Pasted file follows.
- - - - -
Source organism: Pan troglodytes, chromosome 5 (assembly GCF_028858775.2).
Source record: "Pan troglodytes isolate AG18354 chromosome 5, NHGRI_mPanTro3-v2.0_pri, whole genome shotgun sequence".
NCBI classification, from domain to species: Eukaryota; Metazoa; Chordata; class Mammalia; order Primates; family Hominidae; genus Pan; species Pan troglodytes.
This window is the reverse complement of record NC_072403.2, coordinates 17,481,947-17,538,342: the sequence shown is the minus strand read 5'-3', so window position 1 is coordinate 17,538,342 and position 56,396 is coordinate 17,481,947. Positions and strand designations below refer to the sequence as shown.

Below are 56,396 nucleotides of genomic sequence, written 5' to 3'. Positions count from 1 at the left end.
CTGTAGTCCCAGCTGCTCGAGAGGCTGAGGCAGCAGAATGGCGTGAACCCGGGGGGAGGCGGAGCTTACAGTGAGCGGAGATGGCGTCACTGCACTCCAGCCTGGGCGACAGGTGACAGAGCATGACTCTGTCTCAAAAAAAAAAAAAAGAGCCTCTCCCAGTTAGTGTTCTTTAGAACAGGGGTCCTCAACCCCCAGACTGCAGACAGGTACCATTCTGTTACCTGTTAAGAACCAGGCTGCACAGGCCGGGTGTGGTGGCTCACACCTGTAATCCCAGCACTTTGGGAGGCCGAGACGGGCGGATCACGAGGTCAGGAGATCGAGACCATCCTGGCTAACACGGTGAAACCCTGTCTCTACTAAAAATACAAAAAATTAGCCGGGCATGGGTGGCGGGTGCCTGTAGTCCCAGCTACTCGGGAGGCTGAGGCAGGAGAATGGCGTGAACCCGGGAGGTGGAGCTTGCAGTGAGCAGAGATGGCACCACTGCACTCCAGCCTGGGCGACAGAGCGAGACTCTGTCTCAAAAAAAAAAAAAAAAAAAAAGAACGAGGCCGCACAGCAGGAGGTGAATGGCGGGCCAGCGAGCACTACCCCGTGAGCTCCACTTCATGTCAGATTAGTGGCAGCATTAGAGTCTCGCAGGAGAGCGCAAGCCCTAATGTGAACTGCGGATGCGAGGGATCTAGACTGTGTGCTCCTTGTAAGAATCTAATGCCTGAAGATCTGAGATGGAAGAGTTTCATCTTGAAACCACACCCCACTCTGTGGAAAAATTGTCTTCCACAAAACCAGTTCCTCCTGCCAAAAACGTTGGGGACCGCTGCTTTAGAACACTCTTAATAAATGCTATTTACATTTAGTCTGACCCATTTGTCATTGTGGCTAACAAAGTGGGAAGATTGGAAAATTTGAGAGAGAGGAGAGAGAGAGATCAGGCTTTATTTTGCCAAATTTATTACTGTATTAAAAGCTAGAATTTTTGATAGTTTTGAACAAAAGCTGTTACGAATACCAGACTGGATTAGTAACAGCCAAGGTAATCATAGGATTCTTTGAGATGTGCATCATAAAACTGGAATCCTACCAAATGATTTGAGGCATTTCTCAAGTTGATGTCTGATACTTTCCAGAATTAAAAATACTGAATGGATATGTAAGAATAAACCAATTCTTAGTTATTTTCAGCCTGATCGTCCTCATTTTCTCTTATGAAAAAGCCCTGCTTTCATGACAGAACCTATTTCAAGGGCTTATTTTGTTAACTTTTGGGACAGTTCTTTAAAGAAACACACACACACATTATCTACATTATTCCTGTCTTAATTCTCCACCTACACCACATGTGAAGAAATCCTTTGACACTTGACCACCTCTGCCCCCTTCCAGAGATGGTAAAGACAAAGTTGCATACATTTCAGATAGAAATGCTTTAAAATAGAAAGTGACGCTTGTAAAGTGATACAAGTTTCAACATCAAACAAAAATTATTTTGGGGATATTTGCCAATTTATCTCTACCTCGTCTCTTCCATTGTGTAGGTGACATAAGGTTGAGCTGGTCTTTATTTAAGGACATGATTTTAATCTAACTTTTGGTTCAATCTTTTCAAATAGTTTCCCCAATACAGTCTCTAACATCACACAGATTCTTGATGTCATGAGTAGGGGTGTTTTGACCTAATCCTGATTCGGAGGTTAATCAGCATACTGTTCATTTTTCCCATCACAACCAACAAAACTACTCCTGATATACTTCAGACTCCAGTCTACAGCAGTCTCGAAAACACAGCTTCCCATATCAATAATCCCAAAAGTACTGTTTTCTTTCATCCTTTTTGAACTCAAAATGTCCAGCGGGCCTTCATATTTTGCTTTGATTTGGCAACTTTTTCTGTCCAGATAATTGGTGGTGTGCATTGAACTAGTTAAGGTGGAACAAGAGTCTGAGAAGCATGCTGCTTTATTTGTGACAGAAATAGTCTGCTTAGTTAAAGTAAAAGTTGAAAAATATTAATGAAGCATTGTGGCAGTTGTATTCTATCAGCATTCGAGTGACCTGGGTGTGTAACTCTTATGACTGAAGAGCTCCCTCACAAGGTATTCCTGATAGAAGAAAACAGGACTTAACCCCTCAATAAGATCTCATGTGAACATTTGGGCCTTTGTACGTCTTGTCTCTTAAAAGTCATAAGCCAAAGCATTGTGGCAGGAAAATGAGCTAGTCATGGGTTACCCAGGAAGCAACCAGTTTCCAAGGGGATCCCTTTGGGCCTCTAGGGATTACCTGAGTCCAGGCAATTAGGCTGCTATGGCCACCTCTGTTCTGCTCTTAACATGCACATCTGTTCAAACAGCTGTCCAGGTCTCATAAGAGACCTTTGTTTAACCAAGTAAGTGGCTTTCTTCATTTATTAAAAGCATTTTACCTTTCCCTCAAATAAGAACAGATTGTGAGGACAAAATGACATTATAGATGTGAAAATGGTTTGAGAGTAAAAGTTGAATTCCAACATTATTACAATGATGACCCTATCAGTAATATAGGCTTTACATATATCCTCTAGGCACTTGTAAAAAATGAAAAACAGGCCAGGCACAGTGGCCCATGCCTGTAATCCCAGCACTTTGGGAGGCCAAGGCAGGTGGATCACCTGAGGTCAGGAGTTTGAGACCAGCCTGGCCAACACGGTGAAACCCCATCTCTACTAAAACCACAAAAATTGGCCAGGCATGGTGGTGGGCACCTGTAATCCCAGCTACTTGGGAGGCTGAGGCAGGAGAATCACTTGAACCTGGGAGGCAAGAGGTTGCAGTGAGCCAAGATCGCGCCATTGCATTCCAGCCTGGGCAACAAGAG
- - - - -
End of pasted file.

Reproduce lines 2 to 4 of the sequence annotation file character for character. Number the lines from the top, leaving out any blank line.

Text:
Source record: "Pan troglodytes isolate AG18354 chromosome 5, NHGRI_mPanTro3-v2.0_pri, whole genome shotgun sequence".
NCBI classification, from domain to species: Eukaryota; Metazoa; Chordata; class Mammalia; order Primates; family Hominidae; genus Pan; species Pan troglodytes.
This window is the reverse complement of record NC_072403.2, coordinates 17,481,947-17,538,342: the sequence shown is the minus strand read 5'-3', so window position 1 is coordinate 17,538,342 and position 56,396 is coordinate 17,481,947. Positions and strand designations below refer to the sequence as shown.